As was usual in early modern trials where impotence was alleged, Antonia was ordered to submit to at least two examinations by doctors and midwives. At the second of these examinations:

“…the [surgeon] Francisco Velez inserted into the said parts of the said Antonia Garrido a stem of cabbage in a shape similar to a virile member… and seeing that it entered with liberty…”

The examiners, content that penetration had been achieved, ruled that Antonia was capable of intercourse, and the church court turned down Joseph’s petition for divorce. The fate of their marriage after this is unknown.

Source: Testimony of Dr Juan Munoz, Archives of the Diocese of Calahorra, folio 1. Content on this page is © Alpha History 2019-23. Content may not be republished without our express permission. For more information please refer to our Terms of Use or contact Alpha History.

1649: Scottish women smell of pottage, piss, pig turds

No many bonnie wee lassies in Scotland, a 1649 pamphlet claims

A Perfect Description of the People and Country of Scotland was first published in London in 1649 and reappeared in various forms over the next decade. Its authorship is open to question. Some historians attribute it to Oxford graduate and minor writer James Howell, better known for coining the phrase “All work and no play makes Jack a dull boy”. Others believe it was written by Anthony Weldon, a scheming courtier to Charles I.

Whoever was responsible for its creation, A Perfect Description is unabashed propaganda, filled with anti-Scottish jibes and stereotypes. The people of Scotland, it claims, are lazy and incompetent farmers; they would “rather go to taverns” than cultivate the land around them. They are also coarse and uncultured and will “stop their ears if you speak of a play”. They fornicate as a “pastime”, laugh at blasphemy and wink at murder.

The writer reserves particular acrimony for Scottish women, of whom it claims “there are none greater [fatter] in the whole world”. Further, they have appalling personal hygiene and make terrible wives:

“Their flesh abhors cleanliness, their breath commonly stinks of pottage, their linen of piss, their hands of pigs’ turds, their body of sweat [while] their splay feet never offend socks. To be chained in marriage with one of them [is] to be tied to a dead carcass and cast into a stinking ditch.”

Source: Source: Author unknown, A Perfect Description of the People and Country of Scotland, 1649. Content on this page is © Alpha History 2019-23. Content may not be republished without our express permission. For more information please refer to our Terms of Use or contact Alpha History.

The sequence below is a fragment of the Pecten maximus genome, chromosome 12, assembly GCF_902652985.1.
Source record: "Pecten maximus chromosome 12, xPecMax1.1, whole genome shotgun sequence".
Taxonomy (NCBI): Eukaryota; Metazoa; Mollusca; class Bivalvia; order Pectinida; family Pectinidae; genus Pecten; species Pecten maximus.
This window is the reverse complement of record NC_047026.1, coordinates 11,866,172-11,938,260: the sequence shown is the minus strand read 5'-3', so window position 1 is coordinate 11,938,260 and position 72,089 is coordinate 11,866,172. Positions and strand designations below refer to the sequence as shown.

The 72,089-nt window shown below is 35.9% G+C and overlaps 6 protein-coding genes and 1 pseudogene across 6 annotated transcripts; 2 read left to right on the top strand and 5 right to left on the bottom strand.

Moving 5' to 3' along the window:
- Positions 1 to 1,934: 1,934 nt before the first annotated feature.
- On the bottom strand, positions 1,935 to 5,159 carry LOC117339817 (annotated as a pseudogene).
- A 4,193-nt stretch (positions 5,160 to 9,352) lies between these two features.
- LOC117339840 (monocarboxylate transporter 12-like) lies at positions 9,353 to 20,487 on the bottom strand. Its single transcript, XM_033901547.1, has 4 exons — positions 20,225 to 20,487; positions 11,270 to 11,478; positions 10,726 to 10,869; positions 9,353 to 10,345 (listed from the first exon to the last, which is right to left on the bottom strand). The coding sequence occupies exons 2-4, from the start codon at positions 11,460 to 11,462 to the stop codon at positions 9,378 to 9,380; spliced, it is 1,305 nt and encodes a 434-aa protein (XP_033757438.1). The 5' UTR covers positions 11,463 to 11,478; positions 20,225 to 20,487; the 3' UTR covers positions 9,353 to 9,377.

1666: Snow-packed codpiece saves post boy’s life

An early modern codpiece (insert snow here)

Philip Skippon (1641-91) was an English naturalist, traveller and parliamentarian. Skippon was born in Norfolk, the son of a respected Cromwellian general who had retained his position during the Interregnum. Skippon the Younger studied botany at Cambridge and, after graduation, became a member of the Royal Society.

In 1663, Skippon embarked on a three-year tour of the continent, accompanied by a group of fellow naturalists including John Ray, Martin Lister and Nathaniel Bacon (later the leader of Bacon’s Rebellion in colonial Virginia). Skippon kept a journal of their travels, which took in the Low Countries, Malta, the Mediterranean coast, Italy, Switzerland, France and the German states. This journal was eventually published by London printer John Churchill in 1732, four decades after Skippon’s death.

Much of Skippon’s journal is taken up with observations about the natural environment, agriculture, human industry and activity. But there are also frequent anecdotes and the occasional xenophobic judgement. Skippon wrote that the average Frenchman is fond of “shirking”, “stingy with his purse” and “strangely impatient at all games, especially at cards, which transports those that lose into a rage”. French women are “generally bad housewives”, prone to loose morals and “spotting and painting their faces”.